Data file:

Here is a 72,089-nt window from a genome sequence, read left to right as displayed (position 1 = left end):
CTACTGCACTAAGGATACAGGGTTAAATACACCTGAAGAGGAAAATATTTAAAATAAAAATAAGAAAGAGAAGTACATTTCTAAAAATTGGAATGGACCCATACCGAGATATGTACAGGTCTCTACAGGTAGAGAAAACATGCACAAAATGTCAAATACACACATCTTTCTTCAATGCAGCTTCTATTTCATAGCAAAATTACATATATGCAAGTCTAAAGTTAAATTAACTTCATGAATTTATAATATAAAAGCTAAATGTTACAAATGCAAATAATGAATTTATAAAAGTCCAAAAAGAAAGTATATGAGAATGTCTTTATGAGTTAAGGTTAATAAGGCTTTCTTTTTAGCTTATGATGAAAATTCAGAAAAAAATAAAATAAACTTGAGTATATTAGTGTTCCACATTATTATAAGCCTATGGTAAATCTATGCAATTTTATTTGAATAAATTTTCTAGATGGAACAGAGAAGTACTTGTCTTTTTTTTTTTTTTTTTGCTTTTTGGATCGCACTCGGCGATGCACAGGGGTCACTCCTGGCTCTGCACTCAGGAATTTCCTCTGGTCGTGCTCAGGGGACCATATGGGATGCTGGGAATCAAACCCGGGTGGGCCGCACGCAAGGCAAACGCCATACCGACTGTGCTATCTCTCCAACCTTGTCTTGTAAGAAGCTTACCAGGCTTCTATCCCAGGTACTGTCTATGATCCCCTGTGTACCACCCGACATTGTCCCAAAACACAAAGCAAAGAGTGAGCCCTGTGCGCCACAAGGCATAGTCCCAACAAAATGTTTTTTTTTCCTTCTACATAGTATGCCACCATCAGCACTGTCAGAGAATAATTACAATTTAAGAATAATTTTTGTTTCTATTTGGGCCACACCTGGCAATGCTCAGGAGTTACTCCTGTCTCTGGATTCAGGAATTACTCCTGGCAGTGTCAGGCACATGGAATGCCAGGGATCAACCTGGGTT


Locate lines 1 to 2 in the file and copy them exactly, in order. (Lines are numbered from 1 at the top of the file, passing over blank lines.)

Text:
Here is a 72,089-nt window from a genome sequence, read left to right as displayed (position 1 = left end):
CTACTGCACTAAGGATACAGGGTTAAATACACCTGAAGAGGAAAATATTTAAAATAAAAATAAGAAAGAGAAGTACATTTCTAAAAATTGGAATGGACCCATACCGAGATATGTACAGGTCTCTACAGGTAGAGAAAACATGCACAAAATGTCAAATACACACATCTTTCTTCAATGCAGCTTCTATTTCATAGCAAAATTACATATATGCAAGTCTAAAGTTAAATTAACTTCATGAATTTATAATATAAAAGCTAAATGTTACAAATGCAAATAATGAATTTATAAAAGTCCAAAAAGAAAGTATATGAGAATGTCTTTATGAGTTAAGGTTAATAAGGCTTTCTTTTTAGCTTATGATGAAAATTCAGAAAAAAATAAAATAAACTTGAGTATATTAGTGTTCCACATTATTATAAGCCTATGGTAAATCTATGCAATTTTATTTGAATAAATTTTCTAGATGGAACAGAGAAGTACTTGTCTTTTTTTTTTTTTTTTTGCTTTTTGGATCGCACTCGGCGATGCACAGGGGTCACTCCTGGCTCTGCACTCAGGAATTTCCTCTGGTCGTGCTCAGGGGACCATATGGGATGCTGGGAATCAAACCCGGGTGGGCCGCACGCAAGGCAAACGCCATACCGACTGTGCTATCTCTCCAACCTTGTCTTGTAAGAAGCTTACCAGGCTTCTATCCCAGGTACTGTCTATGATCCCCTGTGTACCACCCGACATTGTCCCAAAACACAAAGCAAAGAGTGAGCCCTGTGCGCCACAAGGCATAGTCCCAACAAAATGTTTTTTTTTCCTTCTACATAGTATGCCACCATCAGCACTGTCAGAGAATAATTACAATTTAAGAATAATTTTTGTTTCTATTTGGGCCACACCTGGCAATGCTCAGGAGTTACTCCTGTCTCTGGATTCAGGAATTACTCCTGGCAGTGTCAGGCACATGGAATGCCAGGGATCAACCTGGGTT